Disturbing Trend: Cases of Men Groping Female Passengers on Airplanes Are Skyrocketing

(AP Photo/Charles Krupa, File)

Instances in which men sexually abuse young women on airplanes have been skyrocketing according to FBI data. The number of cases dropped during the COVID-19 pandemic, but now it has risen higher than it was before the coronavirus.

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The reports address cases in which men grope or inappropriately touch girls sitting next to them on airplanes:

Reports of men groping teenage girls and young women sitting next to them on airplanes are rising, federal numbers show.

So far this year, the FBI has investigated 62 cases of airborne sexual misconduct as of Aug. 3, passing pre-pandemic counts.

According to national figures shared with The Washington Times, the FBI investigated 27 sexual misconduct cases aboard aircraft in 2018 and 65 in 2019.

After that tally fell to 34 incidents in 2020 amid COVID-19 flight restrictions, it shot up to 81 in 2021 and 90 last year as travelers returned to the skies.

“When comparing 2019 to 2021, we have seen a 25% increase in investigations, even as the rate of passengers has not yet returned to pre-pandemic levels,” an FBI spokeswoman said in an email.

The FBI said most of the unwanted groping occurred while victims slumbered, with 67% involving alcohol or drugs and 20% involving underage targets.

Sexually abusing passengers is a felony “punishable by up to two years in prison and a $250,000 fine.”

Vince Callahan, a Florida-based psychologist, said sexual predators have become bolder over the past five to ten years. “Video games and screen time have taken things we used to think were bad and made them seem acceptable. We have this mental idea that ‘whatever I want to do is OK,’ without regard to other people,” he explained.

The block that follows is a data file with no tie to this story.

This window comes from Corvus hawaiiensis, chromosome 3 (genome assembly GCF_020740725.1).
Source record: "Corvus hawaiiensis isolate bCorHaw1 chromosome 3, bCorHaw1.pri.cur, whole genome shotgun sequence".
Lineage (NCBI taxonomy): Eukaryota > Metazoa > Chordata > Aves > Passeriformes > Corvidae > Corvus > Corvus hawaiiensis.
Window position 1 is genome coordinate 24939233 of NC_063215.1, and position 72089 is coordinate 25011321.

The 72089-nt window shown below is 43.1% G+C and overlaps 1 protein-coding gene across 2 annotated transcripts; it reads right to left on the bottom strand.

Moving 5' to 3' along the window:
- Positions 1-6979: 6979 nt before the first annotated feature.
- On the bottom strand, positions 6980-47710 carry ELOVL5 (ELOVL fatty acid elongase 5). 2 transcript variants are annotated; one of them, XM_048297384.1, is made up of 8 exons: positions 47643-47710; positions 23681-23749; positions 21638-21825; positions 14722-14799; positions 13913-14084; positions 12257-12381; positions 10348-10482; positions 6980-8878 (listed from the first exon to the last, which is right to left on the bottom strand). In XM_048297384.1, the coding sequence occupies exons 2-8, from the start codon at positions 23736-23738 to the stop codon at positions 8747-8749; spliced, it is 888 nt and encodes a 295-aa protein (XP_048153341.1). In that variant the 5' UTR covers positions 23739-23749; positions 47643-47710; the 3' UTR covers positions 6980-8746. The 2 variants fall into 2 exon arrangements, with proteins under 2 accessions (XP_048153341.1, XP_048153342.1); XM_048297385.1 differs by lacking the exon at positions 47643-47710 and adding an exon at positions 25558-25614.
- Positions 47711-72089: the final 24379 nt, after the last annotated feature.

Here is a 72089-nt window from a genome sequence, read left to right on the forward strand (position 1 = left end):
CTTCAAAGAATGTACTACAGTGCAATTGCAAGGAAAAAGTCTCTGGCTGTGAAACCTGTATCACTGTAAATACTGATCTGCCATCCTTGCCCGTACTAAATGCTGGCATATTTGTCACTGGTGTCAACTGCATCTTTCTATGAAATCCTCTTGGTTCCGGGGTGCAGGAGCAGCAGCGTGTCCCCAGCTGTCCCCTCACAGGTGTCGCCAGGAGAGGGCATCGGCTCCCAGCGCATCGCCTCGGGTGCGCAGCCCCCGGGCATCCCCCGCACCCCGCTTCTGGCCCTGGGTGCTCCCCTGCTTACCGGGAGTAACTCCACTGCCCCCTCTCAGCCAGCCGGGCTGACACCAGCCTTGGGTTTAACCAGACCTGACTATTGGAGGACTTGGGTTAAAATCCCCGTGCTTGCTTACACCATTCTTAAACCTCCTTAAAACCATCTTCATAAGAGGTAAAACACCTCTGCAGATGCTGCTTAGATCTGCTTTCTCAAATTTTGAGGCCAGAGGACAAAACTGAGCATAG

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There have been several recent news reports chronicling these crimes. In July, federal authorities arrested a 69-year-old North Carolina man for placing his hand on a teenager’s thigh and then moving it under her skirt.

A doctor from Georgia was arrested for grabbing a female passenger’s crotch. He was on his way to Maine to propose to his girlfriend, ironically enough.

In another case, a man was sentenced in 2022 for groping a female passenger who was sitting next to him during a flight to Atlanta:

On March 25, 2021, [Scott Russell] Granden boarded a flight traveling from St. Louis, Missouri, to Atlanta. He sat in a middle seat beside the victim, R.A.K, an emergency room nurse. R.A.K. was exhausted from a hectic day and, shortly after takeoff, tried to rest. She awoke to discover that Granden’s hand was on her thigh. She removed his hand and went back to sleep. But she woke up moments later because Granden had again placed his hand on her thigh, moved his hand towards her groin area, and, at one point, tried to kiss her. R.A.K. warned Granden to stop touching her. But he slapped R.A.K. on the buttocks when she stood up to let him pass her to go to the restroom.

A flight attendant responded to R.A.K.’s complaint about these incidents and moved Granden to a different seat. The airline company notified the Atlanta Police Department (APD) about the assault and arrested Granden when the plane arrived in Atlanta.   APD officers obtained statements from R.A.K. and another passenger on the flight. Granden called the officers a series of racist and homophobic slurs during this time.

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Stories like this illustrate how important it is to make sure your female loved ones are safe when flying. While these instances account for a very small percentage of what happens on flights, the fact that they are becoming more common is disturbing.

Furthermore, it might not be easy to figure out why this increase has occurred over the past year. While some might blame video games and too much time spent online, there must also be other factors motivating predators to engage in this behavior.

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